The Rust language: memory, ownership and lifetimes by Nicholas Matsakis [ Video ] was an introduction to the new Rust language being developed by Mozilla. Now I’m not an expert on rust, but from the talk my impression is that it is C++ with some extra checks to avoid memory management issues. Basically you have an owner (like a variable/pointer) of a piece of memory that the owner can lend memory to others or transfer ownership. This prevents aliasing and means there doesn’t need to be garbage collection which worries about reference counting and other things. Obviously there are some other additions, but this is the one that was mainly emphasised. Rust sounds like an interesting language, I hate memory issues as much as the next guy. However, one issue I had with this talk was that programming languages were evaluated on this zero sum balancing act between safety and control. C++ gives you lots of control but sucks at safety. Haskell is very safe, you have basically no side effects but you don’t have much control or freedom which is why it isn’t used much. Python is pitched as being somewhere in the middle. Rust however is pitched at being simultaneously giving lots of control and lots of safety, which I feel like was extending the truth a bit. Rust gives safety through the ownership system which forbids dangerous things like aliasing and shared memory. Rust offers C++ like freedom by having unsafe blocks, which do allow these things. Clearly an unsafe block is not safe. So can a language offer high control and high safety at the same time? I’m unconvinced, but I haven’t used rust, so maybe somebody could comment on how it makes their programs more safe. It seems to me like Rust mostly just enforces a commenting policy of marking areas of code where memory management is messy. I do believe Rust has the potential, because of these rules, to improve code readability and debugging, but only compared to poorly documented code.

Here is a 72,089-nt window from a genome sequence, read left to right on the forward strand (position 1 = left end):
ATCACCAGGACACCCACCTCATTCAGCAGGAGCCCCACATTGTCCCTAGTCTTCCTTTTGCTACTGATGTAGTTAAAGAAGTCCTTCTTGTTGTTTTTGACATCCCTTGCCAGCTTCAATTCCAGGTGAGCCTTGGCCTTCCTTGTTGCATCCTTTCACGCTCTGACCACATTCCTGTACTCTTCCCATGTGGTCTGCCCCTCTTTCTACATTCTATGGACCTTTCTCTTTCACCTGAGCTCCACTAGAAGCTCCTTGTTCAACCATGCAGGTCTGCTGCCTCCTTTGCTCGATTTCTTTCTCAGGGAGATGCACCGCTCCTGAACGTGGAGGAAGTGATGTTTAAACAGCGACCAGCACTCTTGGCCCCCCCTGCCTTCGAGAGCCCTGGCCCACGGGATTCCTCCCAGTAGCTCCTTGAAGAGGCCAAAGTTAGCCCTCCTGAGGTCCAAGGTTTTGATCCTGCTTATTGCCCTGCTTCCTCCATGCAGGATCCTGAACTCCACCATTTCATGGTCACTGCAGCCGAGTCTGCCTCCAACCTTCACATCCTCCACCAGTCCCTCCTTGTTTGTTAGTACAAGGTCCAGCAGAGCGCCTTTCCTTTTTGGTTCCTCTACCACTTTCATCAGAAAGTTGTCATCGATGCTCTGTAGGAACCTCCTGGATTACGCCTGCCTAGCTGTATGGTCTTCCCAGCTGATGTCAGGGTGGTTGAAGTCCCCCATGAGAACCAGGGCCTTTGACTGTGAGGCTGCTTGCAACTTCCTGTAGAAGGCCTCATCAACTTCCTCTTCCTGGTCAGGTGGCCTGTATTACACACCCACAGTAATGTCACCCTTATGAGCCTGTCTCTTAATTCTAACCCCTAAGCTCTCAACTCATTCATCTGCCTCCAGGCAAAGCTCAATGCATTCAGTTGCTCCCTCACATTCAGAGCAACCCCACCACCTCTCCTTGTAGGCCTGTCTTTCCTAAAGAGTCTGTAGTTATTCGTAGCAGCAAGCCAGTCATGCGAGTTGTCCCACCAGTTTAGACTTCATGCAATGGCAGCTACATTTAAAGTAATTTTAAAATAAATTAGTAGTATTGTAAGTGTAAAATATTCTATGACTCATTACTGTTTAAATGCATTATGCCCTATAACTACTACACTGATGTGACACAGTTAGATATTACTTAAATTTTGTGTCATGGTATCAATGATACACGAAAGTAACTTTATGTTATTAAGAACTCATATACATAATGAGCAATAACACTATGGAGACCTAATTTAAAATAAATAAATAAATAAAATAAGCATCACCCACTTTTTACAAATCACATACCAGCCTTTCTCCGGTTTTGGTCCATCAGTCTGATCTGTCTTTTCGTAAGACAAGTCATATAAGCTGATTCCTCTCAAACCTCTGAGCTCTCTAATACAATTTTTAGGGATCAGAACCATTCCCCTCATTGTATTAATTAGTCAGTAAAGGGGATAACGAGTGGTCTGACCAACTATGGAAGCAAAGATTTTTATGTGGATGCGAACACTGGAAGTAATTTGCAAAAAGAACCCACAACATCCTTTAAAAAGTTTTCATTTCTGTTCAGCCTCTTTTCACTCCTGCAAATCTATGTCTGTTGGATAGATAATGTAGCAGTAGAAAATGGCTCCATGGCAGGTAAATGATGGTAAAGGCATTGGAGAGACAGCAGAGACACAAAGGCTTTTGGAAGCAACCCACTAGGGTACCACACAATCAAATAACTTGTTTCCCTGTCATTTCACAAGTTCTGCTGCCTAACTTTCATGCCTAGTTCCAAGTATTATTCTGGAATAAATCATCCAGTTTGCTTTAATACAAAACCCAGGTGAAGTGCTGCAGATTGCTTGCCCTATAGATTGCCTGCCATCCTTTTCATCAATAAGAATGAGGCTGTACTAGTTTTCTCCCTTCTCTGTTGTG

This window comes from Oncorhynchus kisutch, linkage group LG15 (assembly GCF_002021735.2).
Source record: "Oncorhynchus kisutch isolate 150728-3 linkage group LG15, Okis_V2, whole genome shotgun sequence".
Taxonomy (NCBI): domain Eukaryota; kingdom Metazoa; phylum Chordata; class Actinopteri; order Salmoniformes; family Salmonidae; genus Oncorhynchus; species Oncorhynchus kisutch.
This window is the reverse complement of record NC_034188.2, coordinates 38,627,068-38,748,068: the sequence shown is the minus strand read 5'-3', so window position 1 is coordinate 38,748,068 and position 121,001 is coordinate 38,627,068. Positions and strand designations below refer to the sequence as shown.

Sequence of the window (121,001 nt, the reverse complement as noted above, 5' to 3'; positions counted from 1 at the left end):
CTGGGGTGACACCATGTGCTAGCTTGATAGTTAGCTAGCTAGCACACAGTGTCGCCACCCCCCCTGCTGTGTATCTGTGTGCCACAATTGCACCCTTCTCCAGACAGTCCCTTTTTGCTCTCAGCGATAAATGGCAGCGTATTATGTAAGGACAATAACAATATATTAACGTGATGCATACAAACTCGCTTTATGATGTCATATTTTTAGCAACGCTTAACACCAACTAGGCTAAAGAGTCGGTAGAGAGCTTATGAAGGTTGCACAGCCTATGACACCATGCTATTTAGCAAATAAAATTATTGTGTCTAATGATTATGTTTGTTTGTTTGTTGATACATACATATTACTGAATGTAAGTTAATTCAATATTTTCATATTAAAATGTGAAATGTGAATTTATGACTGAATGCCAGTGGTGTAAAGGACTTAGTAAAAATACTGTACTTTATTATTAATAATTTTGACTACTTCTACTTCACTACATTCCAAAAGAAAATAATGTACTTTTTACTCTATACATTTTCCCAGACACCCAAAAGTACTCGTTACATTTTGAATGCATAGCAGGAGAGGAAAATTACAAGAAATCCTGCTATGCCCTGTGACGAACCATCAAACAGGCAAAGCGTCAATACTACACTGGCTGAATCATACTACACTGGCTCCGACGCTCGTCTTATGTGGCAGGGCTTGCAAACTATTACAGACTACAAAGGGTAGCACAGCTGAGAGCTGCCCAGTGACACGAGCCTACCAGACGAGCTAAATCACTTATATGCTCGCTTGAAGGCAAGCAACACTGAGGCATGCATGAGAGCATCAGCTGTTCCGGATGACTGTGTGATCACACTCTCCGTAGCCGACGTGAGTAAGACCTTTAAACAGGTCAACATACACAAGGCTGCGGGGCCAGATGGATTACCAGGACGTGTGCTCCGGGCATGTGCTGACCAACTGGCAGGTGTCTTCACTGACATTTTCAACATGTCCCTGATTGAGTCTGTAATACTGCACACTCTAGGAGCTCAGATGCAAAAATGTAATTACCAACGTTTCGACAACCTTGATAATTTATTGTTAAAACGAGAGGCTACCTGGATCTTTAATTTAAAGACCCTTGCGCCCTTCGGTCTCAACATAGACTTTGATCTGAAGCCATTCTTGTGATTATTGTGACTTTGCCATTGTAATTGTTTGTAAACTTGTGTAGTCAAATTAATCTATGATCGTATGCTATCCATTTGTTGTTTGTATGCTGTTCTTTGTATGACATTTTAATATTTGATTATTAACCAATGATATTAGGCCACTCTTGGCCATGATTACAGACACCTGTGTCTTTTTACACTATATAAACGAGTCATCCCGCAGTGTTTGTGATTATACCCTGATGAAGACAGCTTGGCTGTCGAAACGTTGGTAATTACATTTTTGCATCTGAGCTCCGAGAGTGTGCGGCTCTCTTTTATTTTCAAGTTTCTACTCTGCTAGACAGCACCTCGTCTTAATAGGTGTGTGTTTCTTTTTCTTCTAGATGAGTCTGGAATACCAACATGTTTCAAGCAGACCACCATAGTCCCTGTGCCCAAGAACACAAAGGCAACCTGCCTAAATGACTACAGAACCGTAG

Pettycoin: Losing Tiny Amounts of Bitcoin At Scale! by Rusty Russell [ Video ] – I was looking forward to this talk. I’m a fan of the Bitcoin protocol so generally new ideas excite me, plus Rusty Russell is super nice to newcomers which is always great! Rusty also admitted the idea and implementation is in it’s infancy. Firstly, let me say I like that he is thinking out of the box and I am so glad there are people out there making things that aren’t more alt-coins. Stop making alt-coins people! Rusty talks about some good ideas. Sharding the network is pretty smart, so is sending out double spend alerts and shirking transaction size. However it is fundamentally flawed. The reason is Gateways. Bitcoin is supposed to be decentralized and gateways are centralised. It seems like the whole protocol relies on gateways and because of this I don’t see any advantage this would have over sending your bitcoins to a dedicated, centralised micro-payment service (like paypal lite or something). I would even argue a dedicated micro-payment service would be more secure as there is no risk of double spends, only traditional hacking.